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Do I Need to Register for GST or Not?
Posted on Apr 12, 2016

When it comes to Goods and Services Tax (GST) compliance, there are many practical issues that businesses need to consider. Amongst these is determining whether your business is liable for GST registration. In general, you must register your business for GST if your taxable supplies for the past 12 months exceed $1 million, or if your taxable supplies for the next 12 months are expected to exceed $1 million. Non-compliance can easily escalate to hefty fines and penalties by the Inland Revenue Authority of Singapore (IRAS).
 
Taxable supplies refer to supplies of goods and services, including standard-rated and zero-rated supplies, made in Singapore other than exempt supplies and out-of-scope supplies.

Standard-rated supplies are taxable supplies of goods or services supplied in Singapore, such as sale of goods locally or providing consulting services in Singapore.

Zero-rated supplies are taxable supplies but liable to GST at 0%. Such supplies include export of goods and international services such as the provision of international freight forwarding.

Exempt supplies include the sale and lease of empty residential properties and prescribed financial services, such as interest income from banks/intercompany loans or interest income and realised foreign exchange gains.

Out-of-scope supplies include third country sales, e.g. sale of goods directly from China to USA where the goods do not enter Singapore.

Take the case of a renovation contractor named by IRAS (read IRAS’ report here) in October 2014. The sole proprietor was liable to register for GST by October 2006, but had not done so, and was ordered to pay $458,637.09 of GST that he did not account for between 1 December 2006 and 31 December 2010. On top of that, he had to pay a penalty of $45,863.71, equivalent to 10% of the amount of the tax due. He was also fined $4,500.

According to IRAS, close to 400 potential GST registrants – including sole proprietors and commission agents such as insurance agents and property agents - have been reviewed since 2007. IRAS has clawed back close to $30 million in taxes with penalties amounting to half a million from those who did not comply.

Failure to aggregate income of all sole proprietor businesses
Many sole proprietors mistakenly believe that all their sole proprietor businesses registered under different trading names are separate legal entities. Thus, they do not aggregate the taxable turnover for all the businesses and other business activities (e.g. commission received) in determining their GST registration liability.

Under the law, all businesses under a sole proprietor’s name are considered as a single entity. This means a sole proprietor is liable to register for GST if the total taxable turnover of all his businesses and income from all his trade and professions exceeds $1 million per annum.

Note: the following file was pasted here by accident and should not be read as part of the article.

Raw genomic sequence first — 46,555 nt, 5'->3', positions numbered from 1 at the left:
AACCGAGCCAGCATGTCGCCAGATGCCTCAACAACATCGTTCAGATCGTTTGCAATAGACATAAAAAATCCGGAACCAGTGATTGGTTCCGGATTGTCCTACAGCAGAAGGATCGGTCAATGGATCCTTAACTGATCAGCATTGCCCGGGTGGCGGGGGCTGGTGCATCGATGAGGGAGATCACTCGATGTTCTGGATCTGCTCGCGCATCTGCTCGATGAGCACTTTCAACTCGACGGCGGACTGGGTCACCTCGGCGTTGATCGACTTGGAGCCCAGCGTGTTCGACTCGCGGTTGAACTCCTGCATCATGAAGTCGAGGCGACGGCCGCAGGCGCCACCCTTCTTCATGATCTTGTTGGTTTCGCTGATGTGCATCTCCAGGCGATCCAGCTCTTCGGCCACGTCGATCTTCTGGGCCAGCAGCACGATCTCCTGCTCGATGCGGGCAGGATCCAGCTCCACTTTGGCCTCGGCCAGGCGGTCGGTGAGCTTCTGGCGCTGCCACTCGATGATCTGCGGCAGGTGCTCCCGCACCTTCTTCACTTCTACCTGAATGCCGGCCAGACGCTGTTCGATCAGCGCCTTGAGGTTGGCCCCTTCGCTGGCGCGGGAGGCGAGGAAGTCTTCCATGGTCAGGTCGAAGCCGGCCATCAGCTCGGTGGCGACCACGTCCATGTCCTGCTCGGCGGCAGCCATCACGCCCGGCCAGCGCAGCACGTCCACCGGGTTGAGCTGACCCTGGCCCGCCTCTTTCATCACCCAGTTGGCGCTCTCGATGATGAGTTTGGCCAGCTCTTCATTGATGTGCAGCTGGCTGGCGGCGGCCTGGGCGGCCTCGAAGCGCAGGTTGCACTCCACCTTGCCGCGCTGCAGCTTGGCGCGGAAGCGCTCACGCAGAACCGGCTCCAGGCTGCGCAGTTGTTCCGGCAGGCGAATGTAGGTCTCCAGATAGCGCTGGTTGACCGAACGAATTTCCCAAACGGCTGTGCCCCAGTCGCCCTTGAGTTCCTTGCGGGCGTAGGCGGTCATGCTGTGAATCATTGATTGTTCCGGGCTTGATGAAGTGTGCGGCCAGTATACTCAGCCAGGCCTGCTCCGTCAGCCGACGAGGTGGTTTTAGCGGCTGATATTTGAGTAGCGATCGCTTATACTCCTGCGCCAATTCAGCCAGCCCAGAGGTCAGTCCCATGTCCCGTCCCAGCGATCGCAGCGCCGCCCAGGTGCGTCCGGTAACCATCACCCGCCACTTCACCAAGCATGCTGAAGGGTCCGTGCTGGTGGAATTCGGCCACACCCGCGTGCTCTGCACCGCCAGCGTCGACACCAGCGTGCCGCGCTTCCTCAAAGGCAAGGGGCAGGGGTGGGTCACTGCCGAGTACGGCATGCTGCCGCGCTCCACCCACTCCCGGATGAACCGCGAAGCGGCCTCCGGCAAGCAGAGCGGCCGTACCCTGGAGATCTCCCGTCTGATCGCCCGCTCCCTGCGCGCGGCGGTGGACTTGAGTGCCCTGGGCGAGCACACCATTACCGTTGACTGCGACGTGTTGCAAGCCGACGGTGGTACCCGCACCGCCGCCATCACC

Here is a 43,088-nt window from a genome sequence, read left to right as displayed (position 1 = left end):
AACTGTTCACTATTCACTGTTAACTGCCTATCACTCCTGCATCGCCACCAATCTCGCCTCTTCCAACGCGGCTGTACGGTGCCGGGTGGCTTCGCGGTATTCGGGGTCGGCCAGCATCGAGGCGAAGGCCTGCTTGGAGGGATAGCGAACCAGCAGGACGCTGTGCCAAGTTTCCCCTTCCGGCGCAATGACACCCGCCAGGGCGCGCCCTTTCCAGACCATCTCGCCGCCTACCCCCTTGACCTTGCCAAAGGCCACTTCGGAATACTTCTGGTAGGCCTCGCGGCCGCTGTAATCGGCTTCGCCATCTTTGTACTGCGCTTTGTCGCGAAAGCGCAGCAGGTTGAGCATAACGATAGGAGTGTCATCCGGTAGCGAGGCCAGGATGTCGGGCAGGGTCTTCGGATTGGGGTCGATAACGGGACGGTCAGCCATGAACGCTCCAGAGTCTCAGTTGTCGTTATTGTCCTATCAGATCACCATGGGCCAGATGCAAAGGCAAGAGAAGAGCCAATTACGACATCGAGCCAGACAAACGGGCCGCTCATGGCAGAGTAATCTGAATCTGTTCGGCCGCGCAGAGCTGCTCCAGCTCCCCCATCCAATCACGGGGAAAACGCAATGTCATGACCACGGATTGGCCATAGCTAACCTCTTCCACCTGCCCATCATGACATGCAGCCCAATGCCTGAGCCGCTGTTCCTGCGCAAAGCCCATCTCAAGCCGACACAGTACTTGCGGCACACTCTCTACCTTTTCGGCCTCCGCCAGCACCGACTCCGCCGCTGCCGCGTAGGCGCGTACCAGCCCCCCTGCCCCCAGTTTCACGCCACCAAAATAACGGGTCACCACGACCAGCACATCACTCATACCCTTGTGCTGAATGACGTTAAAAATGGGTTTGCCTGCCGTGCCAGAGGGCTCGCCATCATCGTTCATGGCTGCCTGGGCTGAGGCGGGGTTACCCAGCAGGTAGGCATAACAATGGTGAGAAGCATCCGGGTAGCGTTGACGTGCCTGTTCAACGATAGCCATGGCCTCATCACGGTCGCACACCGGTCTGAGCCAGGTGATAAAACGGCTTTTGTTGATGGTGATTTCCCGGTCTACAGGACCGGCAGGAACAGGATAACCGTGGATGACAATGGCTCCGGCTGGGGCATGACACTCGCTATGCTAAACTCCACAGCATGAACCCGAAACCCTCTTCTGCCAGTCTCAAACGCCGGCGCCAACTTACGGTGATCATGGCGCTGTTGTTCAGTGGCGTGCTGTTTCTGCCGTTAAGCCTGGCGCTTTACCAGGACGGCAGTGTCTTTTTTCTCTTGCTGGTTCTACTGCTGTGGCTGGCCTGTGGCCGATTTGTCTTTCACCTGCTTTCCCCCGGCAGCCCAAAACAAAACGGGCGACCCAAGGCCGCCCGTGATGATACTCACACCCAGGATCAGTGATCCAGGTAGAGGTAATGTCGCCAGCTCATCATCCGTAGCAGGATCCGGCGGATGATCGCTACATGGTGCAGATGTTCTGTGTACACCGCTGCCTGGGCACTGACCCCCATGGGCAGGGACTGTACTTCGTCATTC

Failure to take into account professional fees and commissions
Insurance agents and property agents often are not aware of their liability to register for GST, as many of them have not registered any business with the Accounting & Corporate Regulatory Authority. They might not be aware that fees and commission they receive should be taken into account in determining their liability for GST registration.

Services provided in the course of any trade, profession or vocation, such as insurance or property agency services, are considered as taxable supplies for GST purposes. Thus, if you are an insurance agent or property agent drawing such fees and commissions exceeding $1 million annually, you are liable to register for GST.

If you’re making these mistakes and do not register for GST in time, there will be serious consequences. IRAS will back-date your registration date, and you will have to account for GST on past sales starting from the effective date, even if you did not collect any GST from your customers. You may also face a fine of up to $10,000 and a penalty equivalent to 10% of the GST due.

Bear in mind that you have to register for GST within 30 days of the following:
  • The end of the quarter where you are liable for GST registration under the retrospective view;
    Taxable turnover exceeds $1 million for 4 quartersDue date to register for GST
    1 January to 31 December 30 January
    1 April to 31 March 30 April
    1 July to 30 June 30 July
    1 October to 30 September 30 October
  • The day you are liable for GST registration under the prospective view. For instance, if you entered into a sales agreement on 1 January 2016 and the value of the contract exceeds $1million, you will have to apply for GST registration by 31 January 2016.
Once you've registered for GST, it is important that you ensure accurate reporting of GST to avoid costly penalties. This include keeping yourself abreast of GST developments and ensuring you or anyone you engage to report GST on your behalf has adequate GST knowledge.